Does Grilling Hurt Our Health? (Say It Ain't So!)

A few easy moves can douse grilling's bad reputation.

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Q: Grilling! Say it doesn't hurt your health, please?

Oz Says: The downside to grilling protein is that nasty compounds — some of which are linked to the risk of certain cancers — form in the food, especially in red meat. But that doesn't make it a total no-no, because you can minimize how many of these substances kick up while cooking.

"The higher the temperature, and in general, the more well-done the meat, the greater the levels of carcinogens," says Robert Turesky, PhD, of the Masonic Cancer Center, University of Minnesota. (By the way, panfrying creates the same problem.) Use his tips below to keep the scary stuff low:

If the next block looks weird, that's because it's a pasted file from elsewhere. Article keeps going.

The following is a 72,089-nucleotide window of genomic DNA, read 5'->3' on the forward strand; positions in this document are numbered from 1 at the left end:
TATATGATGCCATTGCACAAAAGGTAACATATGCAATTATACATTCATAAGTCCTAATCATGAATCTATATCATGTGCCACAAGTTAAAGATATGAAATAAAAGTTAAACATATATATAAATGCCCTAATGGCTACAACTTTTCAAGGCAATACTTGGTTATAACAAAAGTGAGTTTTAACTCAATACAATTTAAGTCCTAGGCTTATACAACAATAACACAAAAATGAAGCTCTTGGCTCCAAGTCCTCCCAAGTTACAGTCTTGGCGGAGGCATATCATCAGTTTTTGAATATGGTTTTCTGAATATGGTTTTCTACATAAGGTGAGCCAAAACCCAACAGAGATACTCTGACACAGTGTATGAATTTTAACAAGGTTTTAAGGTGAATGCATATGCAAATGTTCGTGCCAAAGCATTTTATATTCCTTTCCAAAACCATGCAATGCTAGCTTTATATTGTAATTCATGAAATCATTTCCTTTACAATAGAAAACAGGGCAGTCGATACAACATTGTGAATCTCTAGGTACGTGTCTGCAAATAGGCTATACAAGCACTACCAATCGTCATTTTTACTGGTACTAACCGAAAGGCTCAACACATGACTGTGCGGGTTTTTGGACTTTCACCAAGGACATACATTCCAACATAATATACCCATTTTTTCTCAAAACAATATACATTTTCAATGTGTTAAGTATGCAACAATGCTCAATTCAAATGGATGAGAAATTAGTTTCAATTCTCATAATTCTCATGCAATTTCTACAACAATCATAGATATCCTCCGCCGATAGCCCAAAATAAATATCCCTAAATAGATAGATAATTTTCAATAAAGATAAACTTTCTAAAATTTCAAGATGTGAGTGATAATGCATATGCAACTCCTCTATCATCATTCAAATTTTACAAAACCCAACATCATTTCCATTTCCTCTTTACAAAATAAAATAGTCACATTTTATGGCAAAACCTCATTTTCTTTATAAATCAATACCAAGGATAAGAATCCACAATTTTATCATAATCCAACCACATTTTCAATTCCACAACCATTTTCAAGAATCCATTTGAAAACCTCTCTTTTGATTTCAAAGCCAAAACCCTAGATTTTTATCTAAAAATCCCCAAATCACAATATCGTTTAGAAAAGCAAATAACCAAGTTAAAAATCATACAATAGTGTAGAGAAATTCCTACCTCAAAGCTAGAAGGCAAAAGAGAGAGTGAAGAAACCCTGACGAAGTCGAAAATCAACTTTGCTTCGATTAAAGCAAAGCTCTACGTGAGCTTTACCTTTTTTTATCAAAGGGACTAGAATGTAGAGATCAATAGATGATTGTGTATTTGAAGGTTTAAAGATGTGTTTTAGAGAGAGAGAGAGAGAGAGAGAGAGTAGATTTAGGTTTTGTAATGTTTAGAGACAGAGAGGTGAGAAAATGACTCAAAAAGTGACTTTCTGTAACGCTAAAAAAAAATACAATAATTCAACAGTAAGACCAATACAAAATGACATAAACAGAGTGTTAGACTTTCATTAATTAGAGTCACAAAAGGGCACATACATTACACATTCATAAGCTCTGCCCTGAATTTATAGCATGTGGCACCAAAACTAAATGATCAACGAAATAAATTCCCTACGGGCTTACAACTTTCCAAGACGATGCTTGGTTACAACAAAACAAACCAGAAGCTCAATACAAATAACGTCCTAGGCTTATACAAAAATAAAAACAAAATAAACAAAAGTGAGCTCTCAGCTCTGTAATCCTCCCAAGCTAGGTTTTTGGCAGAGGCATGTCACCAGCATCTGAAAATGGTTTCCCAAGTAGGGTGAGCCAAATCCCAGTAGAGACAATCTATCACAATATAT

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  • Choose poultry, fish, and veggie burgers. These generally form lower levels of carcinogens. (Exception: swordfish, so make it occasional.)
  • Meat? Marinate it well. Bathe it in onions and spices including turmeric and black pepper to help keep dangerous molecules from forming.
  • Avoid charring. If you took your eyes off the grill too long, don't eat the burned part, where the highest levels of risky compounds are.
  • Flip whatever you're cooking frequently. This move reduces the temperature and helps prevent your meal from burning.
  • Stifle smoke. When meat fat drips onto charcoal, it creates smoke, which brings a different carcinogen. Trim fat before cooking.

This story originally appeared in the May 2016 issue of Dr. Oz The Good Life.

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